A Surgeon and His Fishmonger


When Rick Lofstad, a third-generation Long Island fisherman whose remarkably fresh catch draws long lines at Union Square and other farmers’ markets, fell out of his truck, his arm almost became the one that got away.

It was Friday night and Lofstad was packing his watery wares when a slippery step sent him sailing. “I was in so much pain,” he recalled recently.  But since he didn’t have medical insurance (“I’ve never been sick a day in my life!”) he was reluctant to go to the emergency room. Weighing physical pain against financial torture, he remembered that his Saturday helper had an anesthesiologist for a mom. He called her, hoping she’d agree he could grin and bear it. Dr. Amy told him to go straight to the ER.

After three agonizing hours in the waiting room (“with a bunch of drunks from bar fights”) he received an X-ray, the news his arm was indeed broken, advice to see an orthopedist-and a bill for $800. The next day he missed market because he couldn’t drive the truck.

Monday morning, he called three orthopedists, all of whom required a $1,000 deposit before they’d even see him.

“So I said ‘Fuck ’em, I’m going fishing,'” recalled Lofstad.

The following Saturday he was back at market, arm in a sling. As he weighed out scaly selections, customers offered their sympathy, and one offered a rescue boat. For over a year, George Pianka had been Lofstad’s best customer, buying as much as $200 of fish a week. (“Who are you feeding-horses?” Lofstad had demanded. Close-Pianka had four teenage sons.) When Lofstad explained his situation, Pianka revealed he was a surgeon and volunteered to go from premier patron to chief caregiver. “Come see me Monday,” he told Lofstad, waving away offers of a lifetime of free fish.  “I’ll do it for nothing.”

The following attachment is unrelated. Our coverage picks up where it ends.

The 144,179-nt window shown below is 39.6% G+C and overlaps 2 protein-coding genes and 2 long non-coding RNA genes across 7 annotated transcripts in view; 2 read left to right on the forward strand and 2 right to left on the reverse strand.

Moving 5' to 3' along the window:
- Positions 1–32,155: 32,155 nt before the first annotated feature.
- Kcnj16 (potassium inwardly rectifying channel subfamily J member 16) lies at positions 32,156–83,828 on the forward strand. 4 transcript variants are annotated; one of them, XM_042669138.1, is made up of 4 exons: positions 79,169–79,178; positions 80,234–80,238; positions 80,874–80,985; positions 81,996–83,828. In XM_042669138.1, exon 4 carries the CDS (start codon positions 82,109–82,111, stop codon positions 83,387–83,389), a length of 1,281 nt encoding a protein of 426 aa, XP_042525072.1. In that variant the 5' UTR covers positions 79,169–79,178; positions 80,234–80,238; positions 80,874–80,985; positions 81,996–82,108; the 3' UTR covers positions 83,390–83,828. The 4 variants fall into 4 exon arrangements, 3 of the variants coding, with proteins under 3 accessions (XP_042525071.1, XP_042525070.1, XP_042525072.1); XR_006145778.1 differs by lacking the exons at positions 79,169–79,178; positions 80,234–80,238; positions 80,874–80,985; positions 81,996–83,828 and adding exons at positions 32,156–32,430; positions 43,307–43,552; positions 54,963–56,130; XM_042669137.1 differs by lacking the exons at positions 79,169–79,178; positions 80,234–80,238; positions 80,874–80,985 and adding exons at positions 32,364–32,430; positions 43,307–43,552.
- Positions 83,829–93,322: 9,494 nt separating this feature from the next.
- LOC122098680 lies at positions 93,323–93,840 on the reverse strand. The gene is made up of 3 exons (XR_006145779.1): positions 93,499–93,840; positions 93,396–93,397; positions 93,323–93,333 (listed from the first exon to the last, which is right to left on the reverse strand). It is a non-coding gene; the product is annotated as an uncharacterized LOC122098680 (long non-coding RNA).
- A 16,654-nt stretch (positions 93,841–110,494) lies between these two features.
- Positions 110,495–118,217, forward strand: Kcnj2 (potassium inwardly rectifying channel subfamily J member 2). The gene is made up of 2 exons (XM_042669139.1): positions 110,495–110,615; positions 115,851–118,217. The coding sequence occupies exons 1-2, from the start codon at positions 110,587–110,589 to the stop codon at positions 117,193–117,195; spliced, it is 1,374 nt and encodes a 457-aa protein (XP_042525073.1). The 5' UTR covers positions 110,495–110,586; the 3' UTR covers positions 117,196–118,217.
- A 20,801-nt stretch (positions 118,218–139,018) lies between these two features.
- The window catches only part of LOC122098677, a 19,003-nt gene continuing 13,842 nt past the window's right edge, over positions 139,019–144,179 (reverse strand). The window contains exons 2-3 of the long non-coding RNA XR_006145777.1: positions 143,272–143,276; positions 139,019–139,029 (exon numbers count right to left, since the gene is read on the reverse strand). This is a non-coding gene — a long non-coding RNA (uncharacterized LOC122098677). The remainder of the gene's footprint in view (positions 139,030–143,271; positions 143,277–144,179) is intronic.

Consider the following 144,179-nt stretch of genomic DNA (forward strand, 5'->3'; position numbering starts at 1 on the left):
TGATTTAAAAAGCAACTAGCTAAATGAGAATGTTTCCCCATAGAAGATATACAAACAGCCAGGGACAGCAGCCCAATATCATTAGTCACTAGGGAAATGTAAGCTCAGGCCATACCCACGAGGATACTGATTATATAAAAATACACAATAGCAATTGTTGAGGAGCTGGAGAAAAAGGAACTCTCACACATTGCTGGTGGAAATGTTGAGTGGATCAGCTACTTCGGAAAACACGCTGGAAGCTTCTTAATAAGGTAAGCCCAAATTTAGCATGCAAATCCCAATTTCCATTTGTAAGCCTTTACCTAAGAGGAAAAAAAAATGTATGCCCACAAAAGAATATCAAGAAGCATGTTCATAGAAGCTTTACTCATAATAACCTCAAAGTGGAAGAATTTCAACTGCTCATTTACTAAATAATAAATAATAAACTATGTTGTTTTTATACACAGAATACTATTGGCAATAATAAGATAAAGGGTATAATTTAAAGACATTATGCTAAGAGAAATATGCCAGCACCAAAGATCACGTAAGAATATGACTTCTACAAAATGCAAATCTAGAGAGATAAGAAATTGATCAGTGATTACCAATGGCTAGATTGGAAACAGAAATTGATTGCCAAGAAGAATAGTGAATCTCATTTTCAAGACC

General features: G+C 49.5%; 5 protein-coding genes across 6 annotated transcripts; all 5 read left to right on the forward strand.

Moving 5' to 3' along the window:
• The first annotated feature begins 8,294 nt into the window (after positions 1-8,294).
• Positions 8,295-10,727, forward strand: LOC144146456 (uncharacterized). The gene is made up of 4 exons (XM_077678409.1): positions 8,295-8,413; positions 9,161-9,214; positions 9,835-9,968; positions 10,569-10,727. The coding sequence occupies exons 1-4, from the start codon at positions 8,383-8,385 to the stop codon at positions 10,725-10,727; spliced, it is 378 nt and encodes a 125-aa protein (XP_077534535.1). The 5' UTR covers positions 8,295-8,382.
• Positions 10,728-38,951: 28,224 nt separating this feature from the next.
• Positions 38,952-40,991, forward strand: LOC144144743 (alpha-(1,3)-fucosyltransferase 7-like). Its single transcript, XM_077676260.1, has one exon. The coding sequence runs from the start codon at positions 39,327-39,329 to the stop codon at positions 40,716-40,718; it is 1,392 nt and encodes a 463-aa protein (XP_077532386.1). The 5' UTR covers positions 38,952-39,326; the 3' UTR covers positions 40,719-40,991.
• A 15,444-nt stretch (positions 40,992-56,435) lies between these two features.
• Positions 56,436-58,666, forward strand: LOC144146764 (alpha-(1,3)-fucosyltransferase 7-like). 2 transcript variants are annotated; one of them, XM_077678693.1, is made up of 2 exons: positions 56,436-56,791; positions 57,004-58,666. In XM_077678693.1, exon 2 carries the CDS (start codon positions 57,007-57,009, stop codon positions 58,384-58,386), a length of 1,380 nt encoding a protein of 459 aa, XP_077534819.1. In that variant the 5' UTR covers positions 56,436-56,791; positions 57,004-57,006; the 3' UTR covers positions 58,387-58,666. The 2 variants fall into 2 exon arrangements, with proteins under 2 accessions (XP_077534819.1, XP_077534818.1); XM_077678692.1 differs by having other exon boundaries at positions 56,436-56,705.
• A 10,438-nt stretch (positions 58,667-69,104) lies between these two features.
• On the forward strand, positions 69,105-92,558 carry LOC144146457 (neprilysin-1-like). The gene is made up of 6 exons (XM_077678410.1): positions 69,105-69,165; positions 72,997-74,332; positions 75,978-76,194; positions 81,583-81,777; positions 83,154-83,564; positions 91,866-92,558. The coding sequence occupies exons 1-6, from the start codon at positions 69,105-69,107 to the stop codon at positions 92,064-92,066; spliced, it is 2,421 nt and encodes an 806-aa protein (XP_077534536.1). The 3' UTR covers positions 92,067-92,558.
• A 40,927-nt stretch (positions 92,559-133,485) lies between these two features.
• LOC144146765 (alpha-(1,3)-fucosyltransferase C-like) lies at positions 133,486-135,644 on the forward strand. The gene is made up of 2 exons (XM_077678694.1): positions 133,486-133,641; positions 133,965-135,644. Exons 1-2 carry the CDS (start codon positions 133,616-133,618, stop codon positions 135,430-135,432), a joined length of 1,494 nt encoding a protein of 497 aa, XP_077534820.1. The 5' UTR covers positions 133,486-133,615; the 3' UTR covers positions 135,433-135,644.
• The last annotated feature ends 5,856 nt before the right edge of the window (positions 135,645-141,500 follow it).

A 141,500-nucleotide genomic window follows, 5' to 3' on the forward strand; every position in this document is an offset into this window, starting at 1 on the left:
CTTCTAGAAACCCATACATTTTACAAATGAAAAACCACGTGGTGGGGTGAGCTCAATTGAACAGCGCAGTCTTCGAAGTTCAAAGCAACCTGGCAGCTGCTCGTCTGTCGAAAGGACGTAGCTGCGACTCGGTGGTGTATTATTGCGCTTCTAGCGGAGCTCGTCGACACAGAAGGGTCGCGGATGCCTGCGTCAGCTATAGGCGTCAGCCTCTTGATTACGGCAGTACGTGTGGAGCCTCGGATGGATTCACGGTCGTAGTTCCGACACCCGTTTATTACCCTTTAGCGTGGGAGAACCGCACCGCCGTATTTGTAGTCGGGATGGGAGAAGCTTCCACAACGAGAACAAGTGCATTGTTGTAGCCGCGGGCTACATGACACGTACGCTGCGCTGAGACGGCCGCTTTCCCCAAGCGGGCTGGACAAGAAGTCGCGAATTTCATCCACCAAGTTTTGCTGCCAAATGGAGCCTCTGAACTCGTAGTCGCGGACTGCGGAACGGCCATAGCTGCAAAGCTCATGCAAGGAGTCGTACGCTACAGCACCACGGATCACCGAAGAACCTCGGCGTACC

When Lofstad appeared at Pianka’s posh Upper East Side office, any apprehensions he may have harbored quickly floated away: Pianka is chief hand surgeon for Lenox Hill Hospital, and for the New York Jets. In the waiting room Lofstad read framed magazine clippings listing Pianka as one of the top 10 surgeons in the country.

One good deed can inspire another; when Dr. Amy heard the news, she volunteered to handle Lofstad’s anesthesia for free, too.

But a week later, when Lofstad checked in to the hospital, a staffer filling out paperwork presented him with the biggest surprise of all. “You fell out of your truck?” she said. “You’re covered under no-fault auto insurance!” After four surgeries and seven months of morphine, Lofstad still counts Pianka as his best customer-who, against Lofstad’s protest, insists on paying for all his swordfish, tuna and scallops. Lofstad charges him-following the doctor’s orders. He still doesn’t have health insurance.

Photo credit: Michael Harlan Turkell

Betsy Bradley

Elizabeth L. Bradley writes about New York City history and culture. She hopes to find Tiffany blue dragees in her Christmas stocking this year.

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